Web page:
Uniform TitleWhat algorithms could not be
NameDean, Walter H. (author), Matthews, Robert (chair), Stanley, Jason (internal member), Benacerraf, Paul (outside member), Parikh, Rohit (outside member), Rutgers University, Graduate School - New Brunswick,
DescriptionThis dissertation addresses a variety of foundational issues pertaining to the notion of algorithm employed in mathematics and computer science. In these settings, an algorithm is taken to be an effective mathematical procedure for solving a previously stated mathematical problem. Procedures of this sort comprise the notional subject matter of the subfield of computer science known as
algorithmic analysis. In this context, algorithms are referred to via proper names (e.g. Mergesort) of which computational properties are directly predicated (e.g. Mergesort has running time
O(n log(n))). Moreover, many formal results are traditionally stated by explicitly quantifying over algorithms (e.g. there is a polynomial time primality algorithm; there is no linear time comparison sorting algorithm).
These observations motivate the view that algorithms are themselves abstract mathematical objects -- a view I refer to as
algorithmic realism. The status of this view is clearly related to that of Church's Thesis -- i.e. the claim that a function is computable by an algorithm just in case it is partial recursive.
But whereas Church's Thesis is widely accepted on the basis of several well-known mathematical analyses of algorithmic computability, there is presently no consensus on how (or if) we can uniformly identify individual algorithms with mathematical objects.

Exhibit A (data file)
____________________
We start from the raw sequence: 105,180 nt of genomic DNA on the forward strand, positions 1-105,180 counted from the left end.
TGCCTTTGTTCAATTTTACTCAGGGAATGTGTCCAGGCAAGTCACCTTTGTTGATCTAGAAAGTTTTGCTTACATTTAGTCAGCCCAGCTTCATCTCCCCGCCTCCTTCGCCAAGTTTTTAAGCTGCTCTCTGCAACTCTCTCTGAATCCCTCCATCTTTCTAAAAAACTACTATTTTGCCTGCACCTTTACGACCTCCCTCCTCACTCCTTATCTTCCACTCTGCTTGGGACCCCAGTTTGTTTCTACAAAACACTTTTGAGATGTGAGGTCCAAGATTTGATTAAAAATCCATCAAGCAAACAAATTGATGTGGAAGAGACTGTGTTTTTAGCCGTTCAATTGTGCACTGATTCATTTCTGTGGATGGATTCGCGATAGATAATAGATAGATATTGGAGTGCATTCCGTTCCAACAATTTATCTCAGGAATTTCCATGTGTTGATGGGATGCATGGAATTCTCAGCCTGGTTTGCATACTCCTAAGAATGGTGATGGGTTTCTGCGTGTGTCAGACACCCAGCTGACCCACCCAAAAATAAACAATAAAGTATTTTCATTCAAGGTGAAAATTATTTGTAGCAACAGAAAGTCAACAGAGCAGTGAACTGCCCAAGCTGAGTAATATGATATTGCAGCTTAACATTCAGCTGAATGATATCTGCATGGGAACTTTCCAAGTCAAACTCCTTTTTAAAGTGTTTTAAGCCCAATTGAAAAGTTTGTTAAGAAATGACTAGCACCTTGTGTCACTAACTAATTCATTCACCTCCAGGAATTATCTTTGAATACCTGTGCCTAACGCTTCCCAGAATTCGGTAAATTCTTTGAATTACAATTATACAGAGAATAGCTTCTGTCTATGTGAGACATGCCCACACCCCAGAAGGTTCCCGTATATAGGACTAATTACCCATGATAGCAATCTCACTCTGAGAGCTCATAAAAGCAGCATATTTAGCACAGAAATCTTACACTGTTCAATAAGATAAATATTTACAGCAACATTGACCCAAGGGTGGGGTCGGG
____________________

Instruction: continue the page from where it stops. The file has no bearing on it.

In the first chapter of this work, I attempt to illustrate the theoretical significance of algorithmic realism. I suggest that this view is not only of foundational significance to computer science, but also worth highlighting due to the role algorithms play in the fixation of mathematical knowledge and their relationship to intensional entities such as propositions and properties. Chapter Two presents a formal framework for reducing computational discourse to mathematical discourse modeled on contemporary discussion of mathematical nominalism. Chapter Three is centered on a case study intended to illustrate the technical exigencies involved with defending algorithmic realism. Chapter Four explores various ways in
which algorithms might be identified with models of computation. And finally, Chapter Five argues that no such identification can uniformly satisfy all statements of algorithmic identity and non-identity affirmed by computational practice. I suggest that the technical crux of algorithmic realism lies in the necessity of reducing recursive specifications of algorithms to iterative models of computation in a manner which preserves algorithmic identity.
NoteIncludes bibliographical references (p. 360-368).
CollectionGraduate School - New Brunswick Electronic Theses and Dissertations
Organization NameRutgers, The State University of New Jersey
RightsThe author owns the copyright to this work.